For those who may have thought otherwise, let me assure you that hernia surgery is no fun.I’m currently sitting on the couch in my living room trying to ignore the fact that I feel like someone hit me in the stomach with a sledgehammer. Perhaps the one upside to this whole situation is the fact that I’ve been rendered completely immobile, and seeing as I’ve spent around 16 of the past 24 hours asleep, my options are now limited to lying down with my eyes open or getting some work out of the way.
This post marks the beginning of a few final blog posts in which I’ll give some final thoughts on the summer and the Duke program experience, and also offer some advice for prospective students in the future. For today, I’m going to write up my approximate daily schedule , including class hours, extracurricular activities, meals and sleep.
DAILY SCHEDULE (Mon – Thurs)
6:30 AM: Wake-up, shower, brush teeth, etc.
6:50 AM: Go over text, review characters as needed, get backpack together
7:30 AM: Breakfast at campus cafeteria (typically 2 vegetable dumplings (包子), 1 pork dumpling, 5 hard-boiled eggs, assorted 青菜, all for around 5 kuai)
8:00 AM: Large lecture – Overview of text and grammar points
9:10 AM: First break
9:30 AM: Drill Class – Intensive review of grammar patterns, focus on fluency of response and ability to integrate new grammar into conversation
10:20 AM: Second break
10:30 AM: Discussion class – Instructor introduces topic, students engage in more or less open-ended discussion or debate
11:10 AM: End of group class
11:20 AM: One-on-one session – review of material with teacher, discussion of text-relevant topics. 4th-year one-on-one was split up into 3 slots, 11:20, 11:50, and 12:20, each session lasted 30 minutes.
12:00 – 1:30 PM: Lunch at cafeteria or restaurant around campus. The area surrounding UIBE is home to a variety of restaurants, ranging from standard Chinese 家常菜, to Korean, Japanese, and even Subway. I usually spent somewhere in the vicinity of 20 kuai on lunch meals.
2:00 PM: FREE TIME! How I spent my free time was usually dependent on my level of energy and the difficulty of the next day’s text. Some times I would use this time to visit places around the city, e.g. the Olympic Park or Panjiayuan, and other times I would get a head start on my homework. It’s up to you to gauge how much time you’ll need to devote to schoolwork and how much you can fit in in the way of cultural exploration.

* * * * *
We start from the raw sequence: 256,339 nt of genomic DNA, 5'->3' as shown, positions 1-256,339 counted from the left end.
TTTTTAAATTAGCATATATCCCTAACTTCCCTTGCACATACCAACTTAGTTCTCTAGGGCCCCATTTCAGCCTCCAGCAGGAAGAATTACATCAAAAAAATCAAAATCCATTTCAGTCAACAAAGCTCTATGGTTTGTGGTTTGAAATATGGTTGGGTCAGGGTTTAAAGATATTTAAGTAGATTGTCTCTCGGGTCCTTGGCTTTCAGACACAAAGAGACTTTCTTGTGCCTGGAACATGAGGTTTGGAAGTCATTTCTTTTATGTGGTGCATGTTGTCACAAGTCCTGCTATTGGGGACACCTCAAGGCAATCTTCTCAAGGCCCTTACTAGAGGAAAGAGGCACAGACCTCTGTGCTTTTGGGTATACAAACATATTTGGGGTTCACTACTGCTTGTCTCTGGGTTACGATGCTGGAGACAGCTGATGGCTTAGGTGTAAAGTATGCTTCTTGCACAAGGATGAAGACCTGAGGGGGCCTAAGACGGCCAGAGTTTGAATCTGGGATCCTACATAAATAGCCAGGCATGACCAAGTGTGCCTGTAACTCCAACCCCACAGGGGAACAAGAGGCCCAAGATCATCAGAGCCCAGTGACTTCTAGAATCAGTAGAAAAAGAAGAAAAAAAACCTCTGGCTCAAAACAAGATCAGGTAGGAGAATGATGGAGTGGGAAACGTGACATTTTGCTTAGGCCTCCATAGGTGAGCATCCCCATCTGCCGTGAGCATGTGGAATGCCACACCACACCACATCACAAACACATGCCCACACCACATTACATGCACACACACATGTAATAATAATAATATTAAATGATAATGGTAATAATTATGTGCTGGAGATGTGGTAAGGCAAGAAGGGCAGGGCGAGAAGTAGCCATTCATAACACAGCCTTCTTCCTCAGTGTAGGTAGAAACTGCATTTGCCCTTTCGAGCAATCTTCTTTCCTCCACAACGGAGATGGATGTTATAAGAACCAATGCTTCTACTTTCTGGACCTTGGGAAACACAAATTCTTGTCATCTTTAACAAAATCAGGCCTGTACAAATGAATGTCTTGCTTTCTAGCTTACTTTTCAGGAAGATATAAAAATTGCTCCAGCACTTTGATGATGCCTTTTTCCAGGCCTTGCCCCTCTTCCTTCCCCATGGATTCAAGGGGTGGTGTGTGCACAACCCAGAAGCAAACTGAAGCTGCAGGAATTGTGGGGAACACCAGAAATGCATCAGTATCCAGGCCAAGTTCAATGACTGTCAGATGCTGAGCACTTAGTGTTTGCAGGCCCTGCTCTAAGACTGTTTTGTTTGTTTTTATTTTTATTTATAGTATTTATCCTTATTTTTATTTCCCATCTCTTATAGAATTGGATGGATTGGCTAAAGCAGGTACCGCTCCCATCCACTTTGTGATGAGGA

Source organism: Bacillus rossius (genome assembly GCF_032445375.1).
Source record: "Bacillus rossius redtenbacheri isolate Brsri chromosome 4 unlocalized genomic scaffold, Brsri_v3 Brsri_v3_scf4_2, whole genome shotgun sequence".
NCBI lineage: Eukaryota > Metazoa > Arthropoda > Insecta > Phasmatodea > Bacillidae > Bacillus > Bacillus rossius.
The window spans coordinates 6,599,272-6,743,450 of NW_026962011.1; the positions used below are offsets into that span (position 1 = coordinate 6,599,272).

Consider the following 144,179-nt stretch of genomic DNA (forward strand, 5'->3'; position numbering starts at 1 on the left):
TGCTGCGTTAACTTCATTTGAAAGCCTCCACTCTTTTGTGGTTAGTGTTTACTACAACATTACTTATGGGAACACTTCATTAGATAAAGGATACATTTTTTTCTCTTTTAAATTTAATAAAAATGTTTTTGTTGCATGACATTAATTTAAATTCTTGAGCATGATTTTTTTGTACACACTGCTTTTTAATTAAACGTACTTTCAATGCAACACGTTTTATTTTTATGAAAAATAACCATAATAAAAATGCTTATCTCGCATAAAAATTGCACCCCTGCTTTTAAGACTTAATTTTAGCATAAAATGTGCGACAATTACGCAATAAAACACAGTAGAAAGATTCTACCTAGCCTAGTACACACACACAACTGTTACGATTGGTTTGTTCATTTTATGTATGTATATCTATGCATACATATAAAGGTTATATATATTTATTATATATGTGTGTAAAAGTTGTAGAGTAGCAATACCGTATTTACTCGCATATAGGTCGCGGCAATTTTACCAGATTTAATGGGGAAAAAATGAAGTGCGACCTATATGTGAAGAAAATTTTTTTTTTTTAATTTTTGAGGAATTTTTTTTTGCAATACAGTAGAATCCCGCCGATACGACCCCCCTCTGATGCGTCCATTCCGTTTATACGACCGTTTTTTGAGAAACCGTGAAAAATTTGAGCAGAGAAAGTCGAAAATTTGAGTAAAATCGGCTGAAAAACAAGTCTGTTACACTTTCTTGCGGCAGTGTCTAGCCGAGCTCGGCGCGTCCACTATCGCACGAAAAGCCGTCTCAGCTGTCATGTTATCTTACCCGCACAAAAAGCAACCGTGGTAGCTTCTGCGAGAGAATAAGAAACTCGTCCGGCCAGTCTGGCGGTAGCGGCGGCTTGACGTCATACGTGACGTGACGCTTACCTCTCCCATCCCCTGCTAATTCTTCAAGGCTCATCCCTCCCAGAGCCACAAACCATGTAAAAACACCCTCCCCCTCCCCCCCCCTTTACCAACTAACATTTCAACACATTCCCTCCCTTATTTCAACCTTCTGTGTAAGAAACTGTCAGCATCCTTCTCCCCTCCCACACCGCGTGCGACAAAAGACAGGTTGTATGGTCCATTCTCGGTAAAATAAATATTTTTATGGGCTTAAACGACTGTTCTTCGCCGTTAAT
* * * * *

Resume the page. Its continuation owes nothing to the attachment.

4:30 PM: Workout – I bought a membership at a gym called Hosa, which is about a five to ten-minute walk north of campus. The membership fee is a little pricey, 960 kuai for three months, but the gym had everything I needed as far as free weights, weight machines, and cardio machines.
6:30 PM: Meet with language partner
7:30 – 8:00 PM: Dinner at local restaurant (~ 25 kuai)
9:00 PM: Prepare text, study new characters, go over new grammar patterns
11:00 PM: Bed time
Based on this schedule, you might have better sense as to why I never managed to achieve my original one-blog-a-day goal. I know there were plenty of kids in the program who managed to get by on four or five hours of sleep, but I’ve never been able to pull that off, so I really had to plan my days on an hour-to-hour basis. As I mentioned in one of my blog posts last year, this type of summer program is not really designed to allow for a lot of free time and open exploration of Beijing. That being said, if you can force yourself to stay off Facebook, work incredibly efficiently, and take advantage of every last minute, there’s nothing to stop you from simultaneously making linguistic progress in the classroom and getting to know Beijing on a intimate cultural level.